Surcharge for Credit Cards

I’ve spoken in the past about merchants, in accordance with the Consumer Credit Protection Act and (typically) their agreement with their acquiring bank, being restricted from implementing a surcharge for customers choosing to pay with credit cards.

It is a niggly issue that crops up periodically in discussions and one that is worth discussing in a bit greater detail. Let’s begin with a few definitions:

Surcharge: 1) An addition of extra charge on the agreed or stated price.

Incentive: 1) Something that motivates, rouses, or encourages. 2) A bonus or reward, often monetary.

Discount: 1) a reduction in price (noun)

With those three words in mind, you have the basis for understanding what is, inherently, a complicated issue. A merchant cannot implement a surcharge for credit acceptance. However, they can offer an incentive or discount (within certain limitations identified below) for the usage of cash or other non-credit tenders.

For example, a friend wanted to purchase a vehicle using their card to accumulate mileage points. When he presented his tender, he was advised of a 5% increase in price as a result of the tender. This surcharge is not allowed by the rules of the Truth in Lending Act and the rules the dealership agreed to when signing their contract to accept cards.

However, there is a growing number of retailers advertising the price of an item…and the decreased price of the item when cash is used. I remember experiencing this with fair regularity during the 1980s…and, interestingly, it would appear the process is again becoming popular.

I’ve mentioned the Consumer Credit Protection Act. For convenience, the pertinent sections are quoted below…In particular, Section 167 details the specifics regulations surrounding the offering of discounts.

167. Use of cash discounts

(a) With respect to credit card which may be used for extensions of credit in sales transactions in which the seller is a person other than the card issuer, the card issuer may not, by contract or otherwise, prohibit any such seller from offering a discount to a cardholder to induce the cardholder to pay by cash, check, or similar means rather than use a credit card.

(b) With respect to any sales transaction, any discount from the regular price offered by the seller for the purpose of inducing payment by cash, checks, or other means not involving the use of an open-end credit plan or a credit card shall not constitute a finance charge as determined under section 106, if such discount is offered to all prospective buyers and its availability is disclosed clearly and conspicuously.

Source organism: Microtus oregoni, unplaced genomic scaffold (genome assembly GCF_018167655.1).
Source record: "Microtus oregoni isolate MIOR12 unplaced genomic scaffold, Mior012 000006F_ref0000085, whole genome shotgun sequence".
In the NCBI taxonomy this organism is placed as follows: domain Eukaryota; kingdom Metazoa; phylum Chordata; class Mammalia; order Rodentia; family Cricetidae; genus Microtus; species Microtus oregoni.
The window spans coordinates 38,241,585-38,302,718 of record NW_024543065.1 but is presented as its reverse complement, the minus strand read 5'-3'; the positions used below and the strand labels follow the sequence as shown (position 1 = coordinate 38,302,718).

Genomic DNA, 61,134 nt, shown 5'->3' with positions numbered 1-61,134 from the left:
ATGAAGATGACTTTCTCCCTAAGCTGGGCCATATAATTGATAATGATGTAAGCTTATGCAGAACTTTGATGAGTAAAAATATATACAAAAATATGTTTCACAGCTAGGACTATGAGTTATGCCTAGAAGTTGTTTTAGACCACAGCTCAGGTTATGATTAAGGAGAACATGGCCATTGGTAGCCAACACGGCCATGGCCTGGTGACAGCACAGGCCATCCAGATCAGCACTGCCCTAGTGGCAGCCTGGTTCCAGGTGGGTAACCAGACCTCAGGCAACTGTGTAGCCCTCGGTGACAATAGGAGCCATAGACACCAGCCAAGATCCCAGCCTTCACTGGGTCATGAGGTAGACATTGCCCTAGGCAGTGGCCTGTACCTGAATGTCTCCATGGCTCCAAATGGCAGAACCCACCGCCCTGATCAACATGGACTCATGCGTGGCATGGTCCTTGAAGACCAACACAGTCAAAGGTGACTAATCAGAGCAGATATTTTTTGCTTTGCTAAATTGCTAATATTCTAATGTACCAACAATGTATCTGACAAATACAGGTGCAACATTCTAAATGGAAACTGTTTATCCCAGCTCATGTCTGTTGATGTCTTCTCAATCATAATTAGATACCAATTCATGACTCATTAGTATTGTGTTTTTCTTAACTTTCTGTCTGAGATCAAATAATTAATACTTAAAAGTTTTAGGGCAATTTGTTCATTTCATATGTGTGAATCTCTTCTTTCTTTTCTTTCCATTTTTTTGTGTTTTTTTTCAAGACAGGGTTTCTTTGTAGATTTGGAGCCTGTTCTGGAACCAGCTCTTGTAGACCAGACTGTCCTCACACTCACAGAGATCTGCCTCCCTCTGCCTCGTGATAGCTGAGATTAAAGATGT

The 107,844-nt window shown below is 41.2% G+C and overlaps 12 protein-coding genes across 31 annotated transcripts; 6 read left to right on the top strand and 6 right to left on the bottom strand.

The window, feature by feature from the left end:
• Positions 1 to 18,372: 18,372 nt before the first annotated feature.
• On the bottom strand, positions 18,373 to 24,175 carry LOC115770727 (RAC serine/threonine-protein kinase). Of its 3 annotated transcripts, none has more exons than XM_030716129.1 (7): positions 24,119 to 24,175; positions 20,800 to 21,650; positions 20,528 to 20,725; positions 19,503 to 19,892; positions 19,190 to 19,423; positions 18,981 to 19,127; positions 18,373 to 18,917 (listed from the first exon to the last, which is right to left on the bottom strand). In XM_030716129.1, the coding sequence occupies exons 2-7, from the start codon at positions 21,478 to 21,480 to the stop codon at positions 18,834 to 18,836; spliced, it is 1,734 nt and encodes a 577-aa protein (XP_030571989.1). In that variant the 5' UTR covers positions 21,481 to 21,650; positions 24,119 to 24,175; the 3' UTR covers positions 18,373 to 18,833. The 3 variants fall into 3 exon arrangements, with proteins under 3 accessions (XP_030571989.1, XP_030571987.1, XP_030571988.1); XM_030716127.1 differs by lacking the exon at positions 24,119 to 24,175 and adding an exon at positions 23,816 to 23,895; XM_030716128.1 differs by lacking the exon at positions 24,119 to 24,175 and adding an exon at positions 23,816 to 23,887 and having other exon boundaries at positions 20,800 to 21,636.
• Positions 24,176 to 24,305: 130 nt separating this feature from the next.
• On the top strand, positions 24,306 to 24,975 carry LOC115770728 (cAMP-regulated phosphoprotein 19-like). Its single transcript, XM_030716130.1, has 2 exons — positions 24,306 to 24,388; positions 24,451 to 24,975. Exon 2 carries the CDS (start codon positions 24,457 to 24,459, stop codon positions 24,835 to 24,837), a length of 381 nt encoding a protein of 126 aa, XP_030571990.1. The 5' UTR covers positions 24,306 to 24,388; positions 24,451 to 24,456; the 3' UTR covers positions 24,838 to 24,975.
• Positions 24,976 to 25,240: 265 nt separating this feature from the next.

You may wonder what prompted this line of thought…a friend e-mailed me a photo he took at a gas station in Lakewood, Colorado this morning.

Gas

A discount that is “disclosed clearly and conspicuously”.

What’s your perspective? Agree? Disagree? Anything to add? Critiques? The comment form is below…

October 13, 2009

3 responses to Surcharge for Credit Cards

  1. creditunionwarrior said:

    It's a tough issue. Consumers love the convenience of using plastic. Merchants love the convenience (and safety) of using plastic…they just don't want to have to pay for it. Financial institutions love plastics usage because of the interchange income that such usage provides.

    The question is, how can we make sure the costs of plastics usage is fair to consumers and merchants, while compensating the card issuers for their associated risk and expense?

    Cash discounts, as you have described, are one way to address this issue. That is, only if the discounts are actually discounts. My guess is that they will merely become disguised surcharges.

    In a free market, merchants are free to decide whether or not they want to accept plastics. They choose to because it benefits them, and it is worth the price. If they believe otherwise, they are always able to become a “cash only” merchant.

  2. tylerhannan said:

    I completely agree that cash discounts are, in fact, disguised surcharges…at least frequently. At some point it is really a semantics issue of “advertised price” vs. “discounted price.”

    The key element you identify is that the decision of accepting plastic is based on benefits of accepting that particular tender. It is, as many things, a bit of a cost/benefit analysis. I will revert this week with some interesting statistics I've found regarding the benefits of acceptance in the SMB sector.

  3. tylerhannan said:

    I completely agree that cash discounts are, in fact, disguised surcharges…at least frequently. At some point it is really a semantics issue of “advertised price” vs. “discounted price.”

    The key element you identify is that the decision of accepting plastic is based on benefits of accepting that particular tender. It is, as many things, a bit of a cost/benefit analysis. I will revert this week with some interesting statistics I've found regarding the benefits of acceptance in the SMB sector.

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